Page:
Archive for the The poetry of artistic failure Category

lines from The Painter’s Game

by Janelle Morehart

…What of the painter?
What of him indeed
Poor painter
You strive so hard
And in the end you get nothing
But you’re happy
Forever happy
Like this is a great joke
People love the paintings
Therefore they love you
And every feeling they feel for the art
Passion, lust, love or whatever else they may feel
It will be all for you
But they’ll never know
It will be our secret
Just you and me
Our little secret
We’ll call it the Painter’s Game
A funny little joke it is
The whole world has been played
Without ever knowing
What a funny game it is
The Painter’s Game

Have Paintbrush, Will Travel

A picture is worth more than a thousand words to the Canadian artist Katherine Dolgy Ludwig, who trades her watercolors for lodging at the homes of professors on sabbaticals.

Through the rental matchmaking service SabbaticalHomes.com, Ms. Ludwig has house-sat for academics in New York, London, Los Angeles, Paris, and Wales over the past seven years. Instead of paying them money, she gives them one of her vibrant artworks.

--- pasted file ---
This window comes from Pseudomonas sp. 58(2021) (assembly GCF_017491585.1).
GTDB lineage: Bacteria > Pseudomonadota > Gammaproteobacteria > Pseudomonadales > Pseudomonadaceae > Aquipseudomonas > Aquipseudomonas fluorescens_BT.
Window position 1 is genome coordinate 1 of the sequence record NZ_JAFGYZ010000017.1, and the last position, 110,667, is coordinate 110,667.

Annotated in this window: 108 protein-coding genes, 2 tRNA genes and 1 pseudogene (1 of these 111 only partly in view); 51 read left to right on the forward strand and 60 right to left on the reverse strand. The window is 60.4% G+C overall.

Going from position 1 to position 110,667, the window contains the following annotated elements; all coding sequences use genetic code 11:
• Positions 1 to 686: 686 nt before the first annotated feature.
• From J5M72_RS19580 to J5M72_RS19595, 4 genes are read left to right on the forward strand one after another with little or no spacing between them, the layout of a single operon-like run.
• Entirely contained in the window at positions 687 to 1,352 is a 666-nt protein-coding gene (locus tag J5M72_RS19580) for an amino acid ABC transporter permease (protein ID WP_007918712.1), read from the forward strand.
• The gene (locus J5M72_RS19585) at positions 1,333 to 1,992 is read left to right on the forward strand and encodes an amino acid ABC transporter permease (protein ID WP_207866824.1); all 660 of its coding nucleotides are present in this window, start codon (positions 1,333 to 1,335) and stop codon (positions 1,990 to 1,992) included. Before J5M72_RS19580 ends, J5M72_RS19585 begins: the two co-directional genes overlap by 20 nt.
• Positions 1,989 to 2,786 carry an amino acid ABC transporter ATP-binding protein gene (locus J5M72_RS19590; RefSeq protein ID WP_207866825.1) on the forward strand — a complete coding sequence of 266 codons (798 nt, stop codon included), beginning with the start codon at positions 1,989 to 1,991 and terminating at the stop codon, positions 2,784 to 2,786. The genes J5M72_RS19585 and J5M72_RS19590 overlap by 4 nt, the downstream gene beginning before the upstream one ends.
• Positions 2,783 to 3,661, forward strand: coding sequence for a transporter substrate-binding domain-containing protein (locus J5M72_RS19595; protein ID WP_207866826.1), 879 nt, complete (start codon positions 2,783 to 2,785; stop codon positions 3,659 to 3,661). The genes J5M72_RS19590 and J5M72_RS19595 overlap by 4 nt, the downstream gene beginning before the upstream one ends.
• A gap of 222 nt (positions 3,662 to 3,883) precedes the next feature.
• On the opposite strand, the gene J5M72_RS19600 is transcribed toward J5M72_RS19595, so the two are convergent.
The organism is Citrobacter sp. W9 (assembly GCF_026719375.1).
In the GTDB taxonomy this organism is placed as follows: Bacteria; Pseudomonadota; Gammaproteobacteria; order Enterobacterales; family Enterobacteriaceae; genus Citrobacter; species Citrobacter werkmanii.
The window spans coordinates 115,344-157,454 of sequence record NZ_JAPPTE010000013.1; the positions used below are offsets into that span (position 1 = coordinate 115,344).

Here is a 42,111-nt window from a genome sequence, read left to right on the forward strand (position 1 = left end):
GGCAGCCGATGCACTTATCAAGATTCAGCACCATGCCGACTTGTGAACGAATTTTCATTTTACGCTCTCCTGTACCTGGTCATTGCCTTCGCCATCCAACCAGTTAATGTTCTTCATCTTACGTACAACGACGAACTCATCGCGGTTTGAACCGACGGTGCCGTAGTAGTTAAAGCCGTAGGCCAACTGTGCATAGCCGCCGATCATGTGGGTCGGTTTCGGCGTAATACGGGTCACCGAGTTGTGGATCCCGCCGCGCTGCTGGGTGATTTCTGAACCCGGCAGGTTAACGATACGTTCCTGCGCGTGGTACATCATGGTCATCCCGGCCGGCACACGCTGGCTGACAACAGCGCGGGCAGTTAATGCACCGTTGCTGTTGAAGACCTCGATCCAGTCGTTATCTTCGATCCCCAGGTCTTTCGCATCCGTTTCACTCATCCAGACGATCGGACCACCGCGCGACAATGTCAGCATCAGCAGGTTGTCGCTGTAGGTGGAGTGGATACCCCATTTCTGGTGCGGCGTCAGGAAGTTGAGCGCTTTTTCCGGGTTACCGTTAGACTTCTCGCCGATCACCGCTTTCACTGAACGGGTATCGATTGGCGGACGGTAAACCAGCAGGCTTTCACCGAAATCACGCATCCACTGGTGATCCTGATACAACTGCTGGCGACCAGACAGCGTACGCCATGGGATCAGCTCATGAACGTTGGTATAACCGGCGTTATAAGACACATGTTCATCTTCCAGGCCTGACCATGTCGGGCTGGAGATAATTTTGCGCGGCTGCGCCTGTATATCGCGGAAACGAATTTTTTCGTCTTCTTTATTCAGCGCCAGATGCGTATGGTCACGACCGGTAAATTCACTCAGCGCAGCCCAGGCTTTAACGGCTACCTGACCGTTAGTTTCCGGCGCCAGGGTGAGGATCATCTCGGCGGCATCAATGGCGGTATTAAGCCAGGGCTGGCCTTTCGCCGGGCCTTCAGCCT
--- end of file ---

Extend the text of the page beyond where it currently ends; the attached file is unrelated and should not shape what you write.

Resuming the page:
“Hosts can choose any of my paintings,” she says, “but often they’ll pick one I’ve done while living in their home. They say, ‘Wow, that’s my rug,’ or ‘That’s my kitchen in the background,’ or ‘There’s my pet,’ so there’s a personal connection with the painting.”

Ms. Ludwig trained as an architect but switched to painting and taught at the Ontario College of Art & Design. In 2006 she decided to paint full time. That has resulted in a series of fellowships in the United States and Europe, during which she cares for professors’ homes and, occasionally, their pets for weeks or months at a time while she paints and exhibits her artworks.

“It’s a very old tradition for artists to trade their work for necessities,” says Ms. Ludwig, who during one memorable house-sit three years ago “paint jammed” with the jazz musician Ornette Coleman, putting him and his band on canvas while they played on Manhattan’s Lower West Side.